That situation recently came to mind when the father was released from prison and set up residence in our town. We heard through one Friend of an inquiry about his coming to meeting. Due to his ex‐wife not wanting to see him, our concerns about his daughter, and legal concerns about his presence among our children, our meeting decided to inform him that he cannot return to our regular meeting activities. This action opened our meeting to the idea that though we are each a child of God, perhaps some people cannot be part of our meeting community.
For many years, our meeting has been confronted with a conflict much more difficult to resolve. One attender—whom we’ll call “Q”—has presented us with many challenges. Q has been a part of our meeting for several decades, moving away and coming back a number of times. Q has had major conflicts with the meeting, as well as with particular Friends in our meeting.
One problem behavior we’ve witnessed over many years is Q’s angry outbursts when the meeting does not support actions he wants the meeting to take or actions of his that he wants the meeting to endorse. These outbursts have even happened in our meetings for business. Over time, we discussed our experiences and identified a number of problematic behaviors: loud, aggressive arguing; bullying; physical threats; and sarcastic remarks about the meeting and individual Friends, which were spread within and beyond the meeting community. These remarks seemed intended to undermine the leadership in the meeting. We have come to recognize that these behaviors amount to verbal abuse.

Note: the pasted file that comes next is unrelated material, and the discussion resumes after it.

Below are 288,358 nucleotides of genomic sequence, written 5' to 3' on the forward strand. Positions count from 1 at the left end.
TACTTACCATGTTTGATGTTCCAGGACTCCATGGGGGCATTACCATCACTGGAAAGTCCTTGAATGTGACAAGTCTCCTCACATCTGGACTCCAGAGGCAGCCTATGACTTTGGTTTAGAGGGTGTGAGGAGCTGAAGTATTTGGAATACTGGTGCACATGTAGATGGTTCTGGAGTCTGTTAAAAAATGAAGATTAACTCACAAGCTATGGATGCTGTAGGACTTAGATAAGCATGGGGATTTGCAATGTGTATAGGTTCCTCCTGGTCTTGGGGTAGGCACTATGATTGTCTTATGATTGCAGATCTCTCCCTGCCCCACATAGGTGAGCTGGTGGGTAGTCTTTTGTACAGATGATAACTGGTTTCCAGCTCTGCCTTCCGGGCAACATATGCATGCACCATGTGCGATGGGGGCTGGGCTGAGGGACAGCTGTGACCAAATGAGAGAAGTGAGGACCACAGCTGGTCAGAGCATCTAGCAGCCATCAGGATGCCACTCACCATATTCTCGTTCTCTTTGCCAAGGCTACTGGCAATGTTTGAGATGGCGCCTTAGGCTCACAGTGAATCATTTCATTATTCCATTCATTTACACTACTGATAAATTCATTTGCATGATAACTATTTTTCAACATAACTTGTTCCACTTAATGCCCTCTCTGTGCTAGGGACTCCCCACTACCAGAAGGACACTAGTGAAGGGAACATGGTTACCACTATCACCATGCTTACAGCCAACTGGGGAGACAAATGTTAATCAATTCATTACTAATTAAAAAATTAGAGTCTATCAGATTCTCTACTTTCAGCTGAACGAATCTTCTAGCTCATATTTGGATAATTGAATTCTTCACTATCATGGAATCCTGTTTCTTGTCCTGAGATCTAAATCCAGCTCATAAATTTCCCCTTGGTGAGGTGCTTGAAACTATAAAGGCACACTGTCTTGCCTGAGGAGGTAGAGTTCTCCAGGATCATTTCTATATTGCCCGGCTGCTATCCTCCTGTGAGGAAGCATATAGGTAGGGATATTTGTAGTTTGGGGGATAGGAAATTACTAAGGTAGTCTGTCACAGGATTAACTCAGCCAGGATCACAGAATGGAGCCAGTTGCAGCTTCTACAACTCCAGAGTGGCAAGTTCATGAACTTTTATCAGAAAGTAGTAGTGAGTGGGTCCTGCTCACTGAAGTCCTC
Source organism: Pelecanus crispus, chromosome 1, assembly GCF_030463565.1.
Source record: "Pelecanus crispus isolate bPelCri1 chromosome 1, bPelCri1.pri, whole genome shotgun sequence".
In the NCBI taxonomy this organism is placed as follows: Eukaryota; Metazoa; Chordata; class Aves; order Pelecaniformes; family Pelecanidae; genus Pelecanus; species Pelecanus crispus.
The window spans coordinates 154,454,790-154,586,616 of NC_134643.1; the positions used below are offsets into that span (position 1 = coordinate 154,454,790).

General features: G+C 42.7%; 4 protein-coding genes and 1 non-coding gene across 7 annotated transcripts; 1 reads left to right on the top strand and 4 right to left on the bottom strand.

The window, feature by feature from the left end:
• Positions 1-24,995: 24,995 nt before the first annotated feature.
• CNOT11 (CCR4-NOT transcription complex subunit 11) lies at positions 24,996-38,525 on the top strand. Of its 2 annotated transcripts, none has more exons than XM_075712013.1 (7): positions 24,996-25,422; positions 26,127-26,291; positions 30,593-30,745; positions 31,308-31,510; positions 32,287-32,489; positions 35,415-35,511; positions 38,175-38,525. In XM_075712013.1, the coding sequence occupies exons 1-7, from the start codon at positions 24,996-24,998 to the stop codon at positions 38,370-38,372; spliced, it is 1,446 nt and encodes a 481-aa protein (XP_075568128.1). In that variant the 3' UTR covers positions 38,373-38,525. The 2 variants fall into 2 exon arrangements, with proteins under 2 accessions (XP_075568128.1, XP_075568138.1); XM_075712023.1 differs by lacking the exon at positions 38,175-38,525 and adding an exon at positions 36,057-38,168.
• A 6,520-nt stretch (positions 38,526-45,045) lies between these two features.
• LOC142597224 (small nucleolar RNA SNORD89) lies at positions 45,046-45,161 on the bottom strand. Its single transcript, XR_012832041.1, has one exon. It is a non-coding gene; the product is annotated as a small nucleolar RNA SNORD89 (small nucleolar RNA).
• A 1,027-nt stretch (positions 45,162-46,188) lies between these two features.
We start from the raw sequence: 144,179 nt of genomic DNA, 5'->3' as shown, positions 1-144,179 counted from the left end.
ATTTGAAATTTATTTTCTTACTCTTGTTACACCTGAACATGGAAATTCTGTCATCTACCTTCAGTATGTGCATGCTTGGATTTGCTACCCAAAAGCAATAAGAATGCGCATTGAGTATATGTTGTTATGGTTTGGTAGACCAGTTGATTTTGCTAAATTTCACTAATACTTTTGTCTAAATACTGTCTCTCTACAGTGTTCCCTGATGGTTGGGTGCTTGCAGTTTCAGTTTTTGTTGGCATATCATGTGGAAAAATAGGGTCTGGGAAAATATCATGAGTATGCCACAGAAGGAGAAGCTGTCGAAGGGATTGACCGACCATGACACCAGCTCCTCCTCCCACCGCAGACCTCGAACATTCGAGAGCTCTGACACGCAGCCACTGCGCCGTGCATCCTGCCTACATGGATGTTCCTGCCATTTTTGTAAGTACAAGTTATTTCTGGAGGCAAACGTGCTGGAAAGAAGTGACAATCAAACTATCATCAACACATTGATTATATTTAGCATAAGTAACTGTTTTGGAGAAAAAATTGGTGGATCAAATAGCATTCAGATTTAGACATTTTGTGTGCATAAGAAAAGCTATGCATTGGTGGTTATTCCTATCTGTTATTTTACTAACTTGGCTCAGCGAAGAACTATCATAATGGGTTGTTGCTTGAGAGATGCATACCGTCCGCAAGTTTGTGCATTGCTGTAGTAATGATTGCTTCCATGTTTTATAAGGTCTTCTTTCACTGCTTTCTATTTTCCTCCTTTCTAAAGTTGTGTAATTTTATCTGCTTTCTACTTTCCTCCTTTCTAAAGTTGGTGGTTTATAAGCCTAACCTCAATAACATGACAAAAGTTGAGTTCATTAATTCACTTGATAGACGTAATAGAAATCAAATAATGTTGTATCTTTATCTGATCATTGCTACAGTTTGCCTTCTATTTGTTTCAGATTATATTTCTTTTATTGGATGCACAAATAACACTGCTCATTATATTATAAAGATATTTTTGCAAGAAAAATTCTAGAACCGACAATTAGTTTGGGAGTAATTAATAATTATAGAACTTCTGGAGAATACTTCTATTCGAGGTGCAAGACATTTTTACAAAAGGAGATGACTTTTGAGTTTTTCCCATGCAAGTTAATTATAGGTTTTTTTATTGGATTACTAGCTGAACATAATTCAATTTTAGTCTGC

For many years, the clerks and other Friends in our meeting tried to reason with this Friend, hoping that through discussion we could change his behavior. We set limits and told him what behaviors were permissible. We focused on attempting to encourage Q to appreciate the damage that we saw being done, accept his part in that dynamic, and agree to change his behavior. Because these behaviors have taken place over many years, many different clerks and committee members have undertaken these efforts. In retrospect, we would have been wiser to have a committee, such as our Care and Nurture Committee, assume this role of eldering. This would have fostered continuity of action and eliminated any appearance that the conflict was between individuals.